Due to its high osmolarity, administering 3% sodium chloride through a peripheral venous catheter carries a risk of infusion-related adverse events (IRAE). Many hospitals have rules requiring central line delivery of 3% salt chloride due to this issue and the dearth of data surrounding these instances. For a study, researchers sought to determine the frequency of IRAE connected to peripheral sodium chloride injection at 3%.

Patients who received 3% sodium chloride with a peripheral venous catheter between May 2017 and August 2019 were included in the investigation. The total incidence of IRAE, which is determined by the documentation of infiltration or phlebitis, served as the analysis’s primary outcome. To find possible risk variables for the emergence of IRAE, such as age, infusion rate, infusion length, peripheral venous catheter site, and needle gauge, a multivariate logistic regression was conducted.

There were 422 patients and a total of 706 administrations. A verified occurrence was connected to 74 (10.5%) administrations. In the investigation, 48% of the occurrences were grade 1 in severity according to the Infusion Nurses’ scale for assessing infiltration or phlebitis. In the multivariable analysis, the length of the 3% sodium chloride infusion was observed to be related to an increased risk of an IRAE (OR per 1 h 1.02, 95% CI 1.01-1.02). The likelihood of an IRAE was not independently correlated with age, infusion rate, peripheral venous catheter placement, or needle gauge.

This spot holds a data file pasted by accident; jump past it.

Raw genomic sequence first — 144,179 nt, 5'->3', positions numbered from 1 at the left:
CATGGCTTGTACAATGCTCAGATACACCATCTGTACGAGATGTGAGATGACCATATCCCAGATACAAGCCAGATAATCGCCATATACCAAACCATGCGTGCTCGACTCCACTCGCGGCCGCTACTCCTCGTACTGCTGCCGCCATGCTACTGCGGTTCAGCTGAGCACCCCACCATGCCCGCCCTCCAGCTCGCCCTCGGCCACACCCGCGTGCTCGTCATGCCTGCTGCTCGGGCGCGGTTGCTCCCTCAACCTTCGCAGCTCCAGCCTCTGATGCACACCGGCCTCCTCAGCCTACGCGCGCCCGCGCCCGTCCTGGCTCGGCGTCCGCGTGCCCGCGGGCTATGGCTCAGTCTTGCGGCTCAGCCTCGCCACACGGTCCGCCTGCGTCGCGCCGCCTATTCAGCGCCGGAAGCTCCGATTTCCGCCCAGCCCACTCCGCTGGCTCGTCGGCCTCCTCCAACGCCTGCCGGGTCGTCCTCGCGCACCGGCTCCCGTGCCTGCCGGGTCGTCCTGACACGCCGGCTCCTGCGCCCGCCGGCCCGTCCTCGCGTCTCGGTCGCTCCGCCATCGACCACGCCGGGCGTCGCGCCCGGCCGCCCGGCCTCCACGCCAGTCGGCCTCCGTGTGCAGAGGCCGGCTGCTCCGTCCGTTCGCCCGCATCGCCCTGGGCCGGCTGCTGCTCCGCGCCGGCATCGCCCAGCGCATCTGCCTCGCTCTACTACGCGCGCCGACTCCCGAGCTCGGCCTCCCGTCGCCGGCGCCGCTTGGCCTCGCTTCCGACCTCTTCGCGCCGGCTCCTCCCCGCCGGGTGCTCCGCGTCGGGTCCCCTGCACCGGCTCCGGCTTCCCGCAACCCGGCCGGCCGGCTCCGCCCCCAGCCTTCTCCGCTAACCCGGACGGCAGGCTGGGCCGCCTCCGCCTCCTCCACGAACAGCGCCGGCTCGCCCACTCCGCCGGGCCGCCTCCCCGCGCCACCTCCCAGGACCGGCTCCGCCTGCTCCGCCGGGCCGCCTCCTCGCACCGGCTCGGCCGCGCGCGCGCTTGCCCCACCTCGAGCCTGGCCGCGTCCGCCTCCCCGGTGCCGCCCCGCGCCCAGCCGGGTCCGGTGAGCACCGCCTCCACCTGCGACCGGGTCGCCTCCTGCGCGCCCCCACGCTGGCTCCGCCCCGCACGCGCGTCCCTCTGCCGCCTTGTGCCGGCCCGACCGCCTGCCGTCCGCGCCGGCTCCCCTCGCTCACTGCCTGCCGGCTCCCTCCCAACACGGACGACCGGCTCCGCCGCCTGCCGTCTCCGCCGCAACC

According to the findings, IRAE were more common and mostly moderate episodes without long-term tissue damage when 3% salt chloride was given over a longer period of time. Although more research was required to fully assess its safety, it may be fair to think about peripheral administration of 3% sodium chloride for a brief period in the acute care situation.

Reference: sciencedirect.com/science/article/pii/S0735675722006957